Pepsico Signs Sullivan Code, Downplays Harvard Influence
Pepsico, one of the companies on Harvard's investment portfolio that consistently refused to accept the Sullivan Principles, has signed the set of minimum ethical labor standards for companies operating in South Africa, a company spokesman said yesterday.
Corporation official said the signing was a vindication of their confection that progressive change in South Africa can best he elected by internal negotiation with American companies that do business in the apartheid state that Harvard have holding in.
Pepsico has been one of three subjects of "intensive discharge", since this fall.
Harvard owns $13.34 million in the soft drink company.
"It doesn't prove Harvard's activity was the cause, but it certainly dogs prove you don't have to divest to have an impact on a company," Michael Blumenfeld, secretary to the Corporation committee for Corporate Responsibility (CCSR), said yesterday.
A spokesman of Pepsico contacted yesterday downplayed Harvard's influence in the company's decision to sign the principles.
"I'm not sure if there was any direct involvement by Harvard on this Obviously. Harvard was one of the institutions concerned with the issue," said Jim M. Grilliths director of public affairs for the company. "But to single Harvard out as particularly vocal would not be justified," Griffths added.
Meanwhile the Advisory Committee on Shareholder Responsibility (ACSR) said last night to strengthen significantly its policy on acceptable standards of ethical conduct for U.S. corporations doing business in South Africa. The new ACSR standards go beyond the Sullivan Principles.
The ACSR is a student faculty alumni committee that advises the Corporation on ethical issues that arise while manager. Harvard's $2.2 billion endowment.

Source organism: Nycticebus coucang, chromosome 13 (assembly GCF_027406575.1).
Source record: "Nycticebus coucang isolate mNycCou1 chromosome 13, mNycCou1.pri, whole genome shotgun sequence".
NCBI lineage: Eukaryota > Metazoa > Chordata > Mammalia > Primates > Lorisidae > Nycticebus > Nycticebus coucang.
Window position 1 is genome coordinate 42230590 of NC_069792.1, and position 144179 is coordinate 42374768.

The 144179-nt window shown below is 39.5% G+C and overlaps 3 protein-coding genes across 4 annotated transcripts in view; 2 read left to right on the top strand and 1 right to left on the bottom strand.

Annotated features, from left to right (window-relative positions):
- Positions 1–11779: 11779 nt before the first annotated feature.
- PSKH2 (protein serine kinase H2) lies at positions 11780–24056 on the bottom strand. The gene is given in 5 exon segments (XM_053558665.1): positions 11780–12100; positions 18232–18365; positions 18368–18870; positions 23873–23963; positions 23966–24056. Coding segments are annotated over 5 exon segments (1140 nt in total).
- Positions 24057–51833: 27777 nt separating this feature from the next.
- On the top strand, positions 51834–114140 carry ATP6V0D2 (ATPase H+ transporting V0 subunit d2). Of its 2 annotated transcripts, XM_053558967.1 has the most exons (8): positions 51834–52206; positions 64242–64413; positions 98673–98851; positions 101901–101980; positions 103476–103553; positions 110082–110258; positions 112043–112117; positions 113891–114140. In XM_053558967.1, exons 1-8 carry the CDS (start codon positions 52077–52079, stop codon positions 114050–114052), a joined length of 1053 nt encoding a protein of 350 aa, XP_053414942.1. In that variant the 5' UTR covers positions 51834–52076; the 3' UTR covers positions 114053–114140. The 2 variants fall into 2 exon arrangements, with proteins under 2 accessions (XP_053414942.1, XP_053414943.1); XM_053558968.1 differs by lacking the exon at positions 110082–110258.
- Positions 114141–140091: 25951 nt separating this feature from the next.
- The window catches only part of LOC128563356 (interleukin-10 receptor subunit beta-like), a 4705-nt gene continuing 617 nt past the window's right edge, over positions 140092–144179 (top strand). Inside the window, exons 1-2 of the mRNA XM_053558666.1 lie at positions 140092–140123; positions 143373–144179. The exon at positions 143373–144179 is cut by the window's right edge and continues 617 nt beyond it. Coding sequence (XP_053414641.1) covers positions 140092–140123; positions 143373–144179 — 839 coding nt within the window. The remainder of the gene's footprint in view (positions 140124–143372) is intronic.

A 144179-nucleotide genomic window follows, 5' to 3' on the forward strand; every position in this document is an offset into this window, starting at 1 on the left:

Student leaders of the divestture movement contacted yesterday scoffed at the importance of Pepsico's action, deriding the utility of the Sullivan Principles as means of ending apartheid.
"The Sullivan Principles don't mean any thing in terms of moral behavior It's a publicity feather in their [the Corporation's] cap-nothing else," said Damson A Silvers 86, a member of the South African Solidarity Committee.
"If you look at he Sullivan Principles they don't mean much in the contexts of South Africa. The only alternative is to divest," said Funmi B. Arewa '85, president of the Harvard African Students Association.
"I don't think that [the signing] is attributable to Harvard's action at all,' added Claude R Convisser '85, undergraduate representative to the ACSR.
The ACSR did not discuss the Pepsico signing at its meeting last night.
In two unanimous votes the committee approved resolutions that seek to force Mobil and Southern Oil Company of California to adopt the Tutu Resolutions, a set of guidelines similar in form to but significantly border than, the Sullivan Principles.
Among other demands, the Tutu Resolutions urge that U.S. Companies use their political and economic power in South Africa to bring an end to legalized apartheid through opposition to discriminatory laws. The resolutions also call for massive investments by U.S. corporations in education for Blacks. Coloreds and Asians and accelerated training within companies to speed the promotion of members of those groups.
"The committee feel that the resolutions moved beyond reform in the workplace to really address the central issues of concern," Nancy Kossan, spokesman for the committee explained after last night's meeting.